I am not sure what prompted me to submit my first application to World Class in 2013, but what I can tell you is that I did not make it to the regional competitions. I submitted a “half-ass” video of my cocktail (back then you had to submit a video) and a drink recipe that was decent by my standards today. I just remember that I wanted to see where I stood: an accomplished flair bartender, now running a restaurant in the village, trying to break into the world of “mixology.” I have always been extremely selective about which cocktail competitions I enter because if I got any press, or actually won the thing, I wouldn’t want to attach my name and reputation to a product/portfolio I wouldn’t be proud of representing. The Diageo reserve portfolio was something I was always very willing to put my name behind.
In 2014, my eyes nearly popped out of my head when I received an e-mail stating that I had made it through the submission process and that I would be 1 of 15 competitors competing for three spots in the Northeast regional round in Boston. Then, I saw the lineup of the 14 other competitors, and after completely freaking myself out, I started working. I had one goal: be myself and see how I stack up. I probably put in 10 hours of total preparation time, worked my bar shift the night before, drove to Boston from NYC and got into my hotel room at 4 am. The competition started at 8 am, which was probably the best thing for me since I didn’t have any time to think about how unprepared I was and completely outgunned by the rest of the talent around me in the room. My first round was to create a signature serve that reminded me of “Home.” I decided to compare the blend of Johnnie Walker Blue Label with the 1994 Stanley Cup Champion New York Rangers team. Seriously. If nothing else, I was going to be different. I thought it went well, as did the other two rounds that day, but I was utterly shocked when my name was called as a National Finalist! The National Finals were held in NYC where Charles Joly was named the National Finalist and then went on to win Globals. Watching Charles work over those two days was not only educational, but also massively inspiring. I was proud of how I competed, and I was officially hooked on competing in World Class. In addition, I also met some fantastic competitors that year, who today I consider my extended family, and that alone was worth the entry.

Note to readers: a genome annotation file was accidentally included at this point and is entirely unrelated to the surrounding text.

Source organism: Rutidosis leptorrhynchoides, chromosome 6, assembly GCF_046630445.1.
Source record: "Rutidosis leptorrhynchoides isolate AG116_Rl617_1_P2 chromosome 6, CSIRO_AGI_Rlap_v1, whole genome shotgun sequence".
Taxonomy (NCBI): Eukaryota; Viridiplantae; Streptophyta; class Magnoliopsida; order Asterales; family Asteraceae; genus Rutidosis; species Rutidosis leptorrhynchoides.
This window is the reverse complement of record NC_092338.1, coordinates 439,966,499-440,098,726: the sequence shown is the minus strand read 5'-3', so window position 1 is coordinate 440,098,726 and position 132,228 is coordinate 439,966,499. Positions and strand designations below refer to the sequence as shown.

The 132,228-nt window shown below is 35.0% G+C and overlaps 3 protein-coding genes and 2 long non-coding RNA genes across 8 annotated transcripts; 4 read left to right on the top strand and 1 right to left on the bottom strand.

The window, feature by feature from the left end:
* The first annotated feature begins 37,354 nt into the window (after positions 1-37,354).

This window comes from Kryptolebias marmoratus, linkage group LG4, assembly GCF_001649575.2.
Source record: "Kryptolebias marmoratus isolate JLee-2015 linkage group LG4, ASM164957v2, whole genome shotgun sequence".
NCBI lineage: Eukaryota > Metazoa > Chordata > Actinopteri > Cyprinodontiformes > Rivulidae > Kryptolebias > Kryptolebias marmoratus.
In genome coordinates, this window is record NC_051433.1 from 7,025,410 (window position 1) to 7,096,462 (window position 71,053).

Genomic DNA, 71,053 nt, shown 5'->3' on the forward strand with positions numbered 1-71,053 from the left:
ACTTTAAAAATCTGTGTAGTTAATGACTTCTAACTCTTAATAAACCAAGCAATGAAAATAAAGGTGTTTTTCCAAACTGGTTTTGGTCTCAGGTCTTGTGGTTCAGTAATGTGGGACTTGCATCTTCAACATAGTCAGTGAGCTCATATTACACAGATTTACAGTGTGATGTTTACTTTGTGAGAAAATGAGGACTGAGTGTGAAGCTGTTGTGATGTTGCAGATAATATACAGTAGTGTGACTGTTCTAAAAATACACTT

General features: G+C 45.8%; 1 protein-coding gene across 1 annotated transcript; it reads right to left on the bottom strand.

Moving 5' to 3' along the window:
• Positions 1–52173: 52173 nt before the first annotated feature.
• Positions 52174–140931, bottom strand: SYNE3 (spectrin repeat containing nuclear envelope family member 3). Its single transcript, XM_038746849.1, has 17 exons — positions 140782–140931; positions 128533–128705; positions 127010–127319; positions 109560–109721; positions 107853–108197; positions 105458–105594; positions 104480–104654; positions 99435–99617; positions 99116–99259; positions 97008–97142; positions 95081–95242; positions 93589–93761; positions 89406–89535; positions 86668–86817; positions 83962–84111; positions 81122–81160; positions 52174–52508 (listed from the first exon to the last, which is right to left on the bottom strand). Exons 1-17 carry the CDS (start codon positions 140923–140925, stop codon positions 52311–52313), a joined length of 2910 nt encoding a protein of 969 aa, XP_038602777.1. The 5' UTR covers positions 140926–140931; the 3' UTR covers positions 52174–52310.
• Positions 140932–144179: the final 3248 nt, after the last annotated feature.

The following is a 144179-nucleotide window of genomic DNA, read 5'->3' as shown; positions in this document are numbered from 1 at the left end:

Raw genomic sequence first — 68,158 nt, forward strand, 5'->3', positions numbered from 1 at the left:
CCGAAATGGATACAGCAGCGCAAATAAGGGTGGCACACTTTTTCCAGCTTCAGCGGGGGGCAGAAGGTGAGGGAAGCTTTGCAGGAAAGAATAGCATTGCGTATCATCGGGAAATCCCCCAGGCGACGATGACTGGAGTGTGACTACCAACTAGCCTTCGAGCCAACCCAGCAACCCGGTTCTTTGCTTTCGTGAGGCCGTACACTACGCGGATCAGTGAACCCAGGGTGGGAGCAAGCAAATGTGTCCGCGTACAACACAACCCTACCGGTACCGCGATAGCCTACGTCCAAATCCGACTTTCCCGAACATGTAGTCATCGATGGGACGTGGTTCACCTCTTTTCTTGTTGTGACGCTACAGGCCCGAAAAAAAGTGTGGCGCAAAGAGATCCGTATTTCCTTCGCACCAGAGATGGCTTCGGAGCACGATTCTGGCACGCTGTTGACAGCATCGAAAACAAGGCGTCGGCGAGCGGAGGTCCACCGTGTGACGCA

2015 rolled around quickly, and I was ready to kick some serious butt. I got through to Regionals and was on my way to Philadelphia. These other competitors were in trouble; I was out for blood. I was going to make a real statement. I walked into the room to compete in “Dealer’s Choice.” You flip over a spirit card, a style card, and a cocktail type card. I flipped Tequila, Bitter, Flip. What……The……Hell? Tequila, bitter, flip? Um. Um. Um. That was it for me. I blacked out, mumbled for 10 minutes to Ricky Gomez and Jackson Cannon about inaccurate “facts” and general stupidity. I walked out of the room in shock. Although my final round of the day was one of my favorite rounds I’ve ever executed in a competition (Clue and Tanqueray 10), I wasn’t remotely surprised when my name wasn’t called that night for the finals. I had to re-evaluate everything: my reason for competing, my preparation, my attitude, my behavior. Everything.